Enlarge / Illustration of a coronal mass ejection impacting the Earth’s atmosphere. These events can cause geomagnetic storms.
Getty Images | Mark Garlick/Science Photo Library
SpaceX had to ditch most of its latest batch of Starlink satellites because they were disrupted by a geomagnetic storm after being launched from the Falcon 9 rocket. Up to 40 of the 49 satellites will re-enter the atmosphere or have already done so because they were unable to reach their intended orbits.
In an update posted yesterday, SpaceX said that on February 3, the Falcon 9’s second stage deployed 49 “satellites into their intended orbit, with a perigee of approximately 210 kilometers above Earth, and each satellite achieved controlled flight.” SpaceX initially deploys satellites into lower altitudes than they ultimately orbit in “so that in the very rare case any satellite does not pass initial system checkouts, it will quickly be deorbited by atmospheric drag,” the company said. SpaceX has licenses for altitudes of 540 km to 570 km and 335 km to 346 km.
Last week’s geomagnetic storm hit a day after launch, SpaceX explained:
Unfortunately, the satellites deployed on Thursday were significantly impacted by a geomagnetic storm on Friday. These storms cause the atmosphere to warm and atmospheric density at our low deployment altitudes to increase. In fact, onboard GPS suggests the escalation speed and severity of the storm caused atmospheric drag to increase up to 50 percent higher than during previous launches. The Starlink team commanded the satellites into a safe-mode where they would fly edge-on (like a sheet of paper) to minimize drag—to effectively “take cover from the storm”—and continued to work closely with the Space Force’s 18th Space Control Squadron and LeoLabs to provide updates on the satellites based on ground radars.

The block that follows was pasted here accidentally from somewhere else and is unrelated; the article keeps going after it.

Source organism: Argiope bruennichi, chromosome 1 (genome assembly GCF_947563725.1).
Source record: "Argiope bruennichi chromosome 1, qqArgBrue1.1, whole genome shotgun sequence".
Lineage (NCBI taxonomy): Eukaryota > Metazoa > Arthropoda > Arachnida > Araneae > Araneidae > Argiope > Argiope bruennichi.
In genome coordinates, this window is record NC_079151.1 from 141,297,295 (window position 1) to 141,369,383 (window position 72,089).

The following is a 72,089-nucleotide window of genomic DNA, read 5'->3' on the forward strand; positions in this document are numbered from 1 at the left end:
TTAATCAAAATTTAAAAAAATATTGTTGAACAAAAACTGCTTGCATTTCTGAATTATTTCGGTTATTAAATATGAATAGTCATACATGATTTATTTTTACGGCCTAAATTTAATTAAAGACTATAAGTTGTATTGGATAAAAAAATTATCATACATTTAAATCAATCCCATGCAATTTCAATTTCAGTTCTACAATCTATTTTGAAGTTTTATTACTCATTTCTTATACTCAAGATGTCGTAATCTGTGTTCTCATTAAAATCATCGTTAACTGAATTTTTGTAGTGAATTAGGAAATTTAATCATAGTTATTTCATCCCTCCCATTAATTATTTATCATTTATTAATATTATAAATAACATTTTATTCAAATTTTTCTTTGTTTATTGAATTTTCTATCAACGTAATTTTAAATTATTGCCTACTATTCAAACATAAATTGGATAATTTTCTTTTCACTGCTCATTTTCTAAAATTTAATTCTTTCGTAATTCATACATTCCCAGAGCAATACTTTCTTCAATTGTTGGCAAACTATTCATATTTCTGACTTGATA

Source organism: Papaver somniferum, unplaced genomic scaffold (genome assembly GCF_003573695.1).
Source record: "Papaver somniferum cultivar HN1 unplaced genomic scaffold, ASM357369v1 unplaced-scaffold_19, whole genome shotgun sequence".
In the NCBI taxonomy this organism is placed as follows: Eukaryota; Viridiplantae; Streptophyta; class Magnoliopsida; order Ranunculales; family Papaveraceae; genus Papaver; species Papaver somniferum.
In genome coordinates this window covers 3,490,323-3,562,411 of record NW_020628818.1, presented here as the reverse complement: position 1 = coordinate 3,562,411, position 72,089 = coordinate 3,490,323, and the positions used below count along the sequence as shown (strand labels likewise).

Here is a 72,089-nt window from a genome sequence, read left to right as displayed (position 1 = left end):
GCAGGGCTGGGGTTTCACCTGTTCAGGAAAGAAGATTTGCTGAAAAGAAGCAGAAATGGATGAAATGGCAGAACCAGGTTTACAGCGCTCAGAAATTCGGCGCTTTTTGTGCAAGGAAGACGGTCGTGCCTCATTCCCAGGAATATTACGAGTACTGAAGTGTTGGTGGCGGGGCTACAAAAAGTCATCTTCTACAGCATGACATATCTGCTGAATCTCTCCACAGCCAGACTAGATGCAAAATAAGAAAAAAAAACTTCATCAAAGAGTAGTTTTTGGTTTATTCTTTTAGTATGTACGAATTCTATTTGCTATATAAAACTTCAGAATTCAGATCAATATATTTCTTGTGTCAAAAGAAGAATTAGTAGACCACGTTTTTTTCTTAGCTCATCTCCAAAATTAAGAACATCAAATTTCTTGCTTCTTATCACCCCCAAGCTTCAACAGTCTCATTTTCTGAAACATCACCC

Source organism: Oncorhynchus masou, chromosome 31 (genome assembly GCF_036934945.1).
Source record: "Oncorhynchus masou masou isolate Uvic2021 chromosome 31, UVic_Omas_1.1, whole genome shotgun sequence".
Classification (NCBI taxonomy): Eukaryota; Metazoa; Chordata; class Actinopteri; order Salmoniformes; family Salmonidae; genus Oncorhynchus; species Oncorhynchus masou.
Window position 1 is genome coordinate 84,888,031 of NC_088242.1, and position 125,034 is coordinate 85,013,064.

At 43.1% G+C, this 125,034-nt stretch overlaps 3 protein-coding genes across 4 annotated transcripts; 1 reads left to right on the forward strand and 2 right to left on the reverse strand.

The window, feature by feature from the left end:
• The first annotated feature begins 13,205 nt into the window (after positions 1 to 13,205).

Preliminary analysis shows the increased drag at the low altitudes prevented the satellites from leaving safe-mode to begin orbit-raising maneuvers, and up to 40 of the satellites will re-enter or already have re-entered the Earth’s atmosphere. The deorbiting satellites pose zero collision risk with other satellites and by design demise upon atmospheric re-entry—meaning no orbital debris is created and no satellite parts hit the ground.
SpaceX touted its systems for minimizing space debris, saying last week’s “unique situation demonstrates the great lengths [to which] the Starlink team has gone to ensure the system is on the leading edge of on-orbit debris mitigation.”
SpaceX has about 1,900 Starlink satellites in orbit. SpaceX has Federal Communications Commission permission to launch nearly 12,000 satellites and is seeking a license to launch an additional 30,000.